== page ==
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Riverton Remembers Its Past In New Building

Feb 13, 2015 06:38PM ● Published by Taylor Stevens

The Old Dome Meeting House which will open this June is a reflection of Riverton City’s history.

It’s an unusual sight: a structure with a dome atop rising out of the currently-under-reconstruction Riverton Park with the words ‘The Old Dome Meeting House’ emblazoned across its front. And it has many Riverton residents and motorists who drive by wondering just what it is and what it’s for.

The Old Dome Meeting House, located at 12600 South 1450 West, will be a gathering place for residents of Riverton and neighboring cities. Its unusual design is modeled around a historic building which was once where the Riverton Library is now located.

Along with the rest of the park, the Old Dome building is scheduled to open to the public on June 22. It will be available to rent for a variety of activities—everything from business meetings, museum and art shows to community gatherings, education classes and public and private celebrations. A rental fee structure will be released later this spring. 

The 11,321-square-foot Old Dome building was included in the $15 million park budget. The basement has a multi-purpose room, which will be used for gatherings and trainings, as well as a second floor gallery area, which will house artifacts from the original Dome Church.

When Riverton City’s park renovation plans were approved in the spring of 2013, the city council “really wanted everything to reflect a commitment to the city and to the community and to our rich and valued heritage,” Riverton City Communications Manager Angela Trammell said. “The architect came back with the Old Dome Church in mind as that project. When everyone saw it, they just felt that was the way to go, and the city council approved the building.”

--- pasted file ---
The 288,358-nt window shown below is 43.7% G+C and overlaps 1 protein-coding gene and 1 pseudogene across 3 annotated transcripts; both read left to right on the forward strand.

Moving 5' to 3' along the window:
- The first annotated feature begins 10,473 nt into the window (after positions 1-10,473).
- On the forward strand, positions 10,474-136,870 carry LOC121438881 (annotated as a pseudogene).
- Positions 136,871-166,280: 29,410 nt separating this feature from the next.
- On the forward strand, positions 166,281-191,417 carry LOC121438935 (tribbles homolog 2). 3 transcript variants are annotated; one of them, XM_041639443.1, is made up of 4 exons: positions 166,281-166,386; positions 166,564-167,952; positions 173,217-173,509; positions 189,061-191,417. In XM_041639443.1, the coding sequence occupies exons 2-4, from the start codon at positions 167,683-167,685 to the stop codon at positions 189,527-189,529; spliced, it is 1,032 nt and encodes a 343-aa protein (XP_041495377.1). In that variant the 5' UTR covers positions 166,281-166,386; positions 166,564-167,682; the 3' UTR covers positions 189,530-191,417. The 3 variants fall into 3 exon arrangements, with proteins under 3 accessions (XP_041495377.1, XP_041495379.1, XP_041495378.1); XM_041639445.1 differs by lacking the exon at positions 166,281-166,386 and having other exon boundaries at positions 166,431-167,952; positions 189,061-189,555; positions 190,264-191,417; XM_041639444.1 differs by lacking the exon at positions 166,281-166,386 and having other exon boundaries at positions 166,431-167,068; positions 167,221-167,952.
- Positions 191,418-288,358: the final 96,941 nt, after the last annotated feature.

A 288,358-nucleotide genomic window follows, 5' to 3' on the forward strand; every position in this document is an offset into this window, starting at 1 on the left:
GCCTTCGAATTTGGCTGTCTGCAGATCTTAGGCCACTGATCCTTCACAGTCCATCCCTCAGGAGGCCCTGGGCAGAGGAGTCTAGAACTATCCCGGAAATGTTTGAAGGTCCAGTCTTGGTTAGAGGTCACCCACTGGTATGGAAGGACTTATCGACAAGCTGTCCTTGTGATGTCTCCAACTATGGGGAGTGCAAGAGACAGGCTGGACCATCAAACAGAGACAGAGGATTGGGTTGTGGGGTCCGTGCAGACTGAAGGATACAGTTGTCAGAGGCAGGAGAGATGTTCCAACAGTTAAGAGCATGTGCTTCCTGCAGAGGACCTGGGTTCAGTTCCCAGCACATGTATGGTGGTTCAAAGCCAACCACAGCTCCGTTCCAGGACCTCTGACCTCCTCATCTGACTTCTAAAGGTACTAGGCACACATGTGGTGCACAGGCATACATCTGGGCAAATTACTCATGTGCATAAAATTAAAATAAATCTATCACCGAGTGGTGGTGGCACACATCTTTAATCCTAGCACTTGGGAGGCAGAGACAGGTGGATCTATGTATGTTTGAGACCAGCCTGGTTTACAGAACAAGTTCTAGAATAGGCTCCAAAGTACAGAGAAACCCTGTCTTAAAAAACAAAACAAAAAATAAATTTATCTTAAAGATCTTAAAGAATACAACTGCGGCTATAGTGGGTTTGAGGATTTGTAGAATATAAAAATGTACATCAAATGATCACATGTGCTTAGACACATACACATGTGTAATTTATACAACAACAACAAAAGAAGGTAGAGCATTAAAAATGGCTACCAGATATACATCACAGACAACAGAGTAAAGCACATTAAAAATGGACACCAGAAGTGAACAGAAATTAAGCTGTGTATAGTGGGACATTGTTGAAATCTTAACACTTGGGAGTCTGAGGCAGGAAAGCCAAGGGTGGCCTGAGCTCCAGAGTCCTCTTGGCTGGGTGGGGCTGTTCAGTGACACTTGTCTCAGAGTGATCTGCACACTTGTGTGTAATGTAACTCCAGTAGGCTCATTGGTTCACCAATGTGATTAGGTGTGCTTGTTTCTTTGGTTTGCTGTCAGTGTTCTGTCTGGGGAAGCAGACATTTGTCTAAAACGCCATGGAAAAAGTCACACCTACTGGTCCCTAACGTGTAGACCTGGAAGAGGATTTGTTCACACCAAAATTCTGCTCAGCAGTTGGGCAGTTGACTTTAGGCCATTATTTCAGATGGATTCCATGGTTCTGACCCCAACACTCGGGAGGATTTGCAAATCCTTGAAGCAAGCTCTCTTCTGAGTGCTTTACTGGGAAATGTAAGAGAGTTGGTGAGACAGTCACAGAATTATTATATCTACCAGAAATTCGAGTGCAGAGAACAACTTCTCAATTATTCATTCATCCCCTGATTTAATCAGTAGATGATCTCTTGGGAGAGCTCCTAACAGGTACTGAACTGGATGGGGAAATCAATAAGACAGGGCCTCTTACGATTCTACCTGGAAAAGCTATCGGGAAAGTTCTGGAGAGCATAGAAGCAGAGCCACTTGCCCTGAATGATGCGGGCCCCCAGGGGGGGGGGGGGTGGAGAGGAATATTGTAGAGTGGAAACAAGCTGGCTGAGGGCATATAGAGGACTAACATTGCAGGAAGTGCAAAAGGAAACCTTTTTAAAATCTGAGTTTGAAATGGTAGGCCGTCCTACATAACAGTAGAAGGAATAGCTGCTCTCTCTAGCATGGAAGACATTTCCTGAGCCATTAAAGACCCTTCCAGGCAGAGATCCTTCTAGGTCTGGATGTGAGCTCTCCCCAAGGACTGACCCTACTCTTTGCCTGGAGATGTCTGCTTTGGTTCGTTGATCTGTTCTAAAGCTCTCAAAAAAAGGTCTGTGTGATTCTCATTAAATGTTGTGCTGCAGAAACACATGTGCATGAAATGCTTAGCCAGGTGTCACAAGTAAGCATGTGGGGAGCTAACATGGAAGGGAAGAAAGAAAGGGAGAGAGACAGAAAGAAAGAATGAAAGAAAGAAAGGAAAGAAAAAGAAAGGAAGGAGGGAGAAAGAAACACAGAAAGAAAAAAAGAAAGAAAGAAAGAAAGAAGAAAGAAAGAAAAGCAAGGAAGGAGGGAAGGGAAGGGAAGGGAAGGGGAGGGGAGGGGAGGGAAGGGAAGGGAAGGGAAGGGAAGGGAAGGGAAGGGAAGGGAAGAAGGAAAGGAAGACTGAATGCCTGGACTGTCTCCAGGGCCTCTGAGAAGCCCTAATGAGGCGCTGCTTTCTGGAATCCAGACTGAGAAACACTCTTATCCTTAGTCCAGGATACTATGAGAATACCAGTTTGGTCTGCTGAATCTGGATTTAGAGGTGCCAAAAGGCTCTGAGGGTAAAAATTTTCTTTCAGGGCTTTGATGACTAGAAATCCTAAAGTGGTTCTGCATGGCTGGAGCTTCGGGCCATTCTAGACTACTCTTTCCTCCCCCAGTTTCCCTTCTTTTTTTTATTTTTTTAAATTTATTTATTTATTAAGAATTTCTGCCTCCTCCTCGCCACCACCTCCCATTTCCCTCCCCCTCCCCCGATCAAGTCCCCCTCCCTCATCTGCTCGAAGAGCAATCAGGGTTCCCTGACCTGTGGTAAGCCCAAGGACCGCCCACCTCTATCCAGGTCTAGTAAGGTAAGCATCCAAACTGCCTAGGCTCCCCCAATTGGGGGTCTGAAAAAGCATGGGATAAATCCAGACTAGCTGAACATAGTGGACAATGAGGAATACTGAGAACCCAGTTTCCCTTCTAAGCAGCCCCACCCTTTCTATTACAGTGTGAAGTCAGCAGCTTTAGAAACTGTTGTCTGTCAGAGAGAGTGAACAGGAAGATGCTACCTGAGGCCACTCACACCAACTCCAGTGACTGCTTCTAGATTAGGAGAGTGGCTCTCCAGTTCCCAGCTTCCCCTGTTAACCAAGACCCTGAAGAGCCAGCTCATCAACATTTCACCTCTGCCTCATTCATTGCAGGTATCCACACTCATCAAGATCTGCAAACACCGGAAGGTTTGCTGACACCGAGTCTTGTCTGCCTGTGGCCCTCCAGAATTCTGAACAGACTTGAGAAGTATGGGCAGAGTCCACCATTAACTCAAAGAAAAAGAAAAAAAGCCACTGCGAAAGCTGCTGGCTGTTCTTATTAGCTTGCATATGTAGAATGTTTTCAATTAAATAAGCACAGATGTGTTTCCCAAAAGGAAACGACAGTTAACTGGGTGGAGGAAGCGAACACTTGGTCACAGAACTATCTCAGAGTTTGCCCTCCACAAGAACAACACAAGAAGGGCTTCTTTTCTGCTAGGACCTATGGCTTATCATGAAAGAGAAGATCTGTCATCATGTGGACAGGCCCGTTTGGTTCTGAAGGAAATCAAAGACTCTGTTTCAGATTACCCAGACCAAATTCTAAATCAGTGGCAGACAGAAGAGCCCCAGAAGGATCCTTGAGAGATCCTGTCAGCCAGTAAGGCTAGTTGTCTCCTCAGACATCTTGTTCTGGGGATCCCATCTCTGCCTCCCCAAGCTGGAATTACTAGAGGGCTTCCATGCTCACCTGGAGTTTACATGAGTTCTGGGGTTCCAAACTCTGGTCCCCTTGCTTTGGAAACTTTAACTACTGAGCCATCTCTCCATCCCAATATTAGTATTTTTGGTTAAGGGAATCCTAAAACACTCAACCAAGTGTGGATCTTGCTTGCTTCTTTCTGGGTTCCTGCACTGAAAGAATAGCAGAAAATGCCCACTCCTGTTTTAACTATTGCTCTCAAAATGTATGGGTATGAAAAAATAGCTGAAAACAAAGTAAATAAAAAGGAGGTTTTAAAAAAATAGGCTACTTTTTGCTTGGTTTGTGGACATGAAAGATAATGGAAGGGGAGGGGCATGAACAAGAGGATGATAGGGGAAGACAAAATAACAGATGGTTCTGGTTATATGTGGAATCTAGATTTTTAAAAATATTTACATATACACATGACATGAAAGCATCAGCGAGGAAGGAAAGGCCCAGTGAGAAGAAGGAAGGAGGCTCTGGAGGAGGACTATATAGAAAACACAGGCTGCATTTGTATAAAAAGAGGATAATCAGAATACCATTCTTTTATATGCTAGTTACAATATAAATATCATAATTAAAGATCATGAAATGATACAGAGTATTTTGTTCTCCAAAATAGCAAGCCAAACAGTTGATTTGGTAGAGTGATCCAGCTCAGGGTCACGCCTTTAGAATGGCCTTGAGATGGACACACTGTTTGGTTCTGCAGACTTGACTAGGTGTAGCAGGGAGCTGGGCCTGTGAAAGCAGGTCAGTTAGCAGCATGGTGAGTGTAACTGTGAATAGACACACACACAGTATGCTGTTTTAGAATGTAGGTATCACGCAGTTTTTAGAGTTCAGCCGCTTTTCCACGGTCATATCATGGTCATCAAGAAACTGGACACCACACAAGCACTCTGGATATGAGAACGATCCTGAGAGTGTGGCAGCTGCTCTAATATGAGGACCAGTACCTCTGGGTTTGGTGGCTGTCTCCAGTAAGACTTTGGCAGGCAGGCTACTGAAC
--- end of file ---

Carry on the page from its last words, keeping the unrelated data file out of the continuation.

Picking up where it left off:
The Old Dome Church has a rich Riverton history. In 1899, a group of members from The Church of Jesus Christ of Latter-day Saints decided to construct a new meetinghouse. Richard Kletting—the same architect who designed the Utah State Capitol and the old Saltair Pavilion—designed the building.

Although Riverton’s community worked together to complete the project, economic hardships meant the dome took 10 years to complete. In September 1908, church services were finally held in the facility, which seated about 1,000 people.

In 1940, after only 32 years of use, the Old Dome Church was demolished due to difficulties heating and maintaining the building. 

As the park project developed, community members who wanted “to reflect the heritage” of Riverton City “generously stepped up” and donated various artifacts, Trammell said.

So, in honor of the history behind the original Old Dome Church, its modern likeness will house original artifacts in its museum room, including an organ, two pieces of stained glass and a church pew. 

Riverton City officials are “excited” about the Old Dome Meeting Hall, Trammell said. “We know it will be an iconic presence reflecting Riverton’s heritage.”

More information about the Old Dome Church and its history can be found in a book the city is releasing in conjunction with Riverton’s 150th birthday celebrations called “Riverton City, Utah: Looking Back 150 years.” The book is available for the public to purchase for $35 at the utility billing counter at City Hall while supplies last.         
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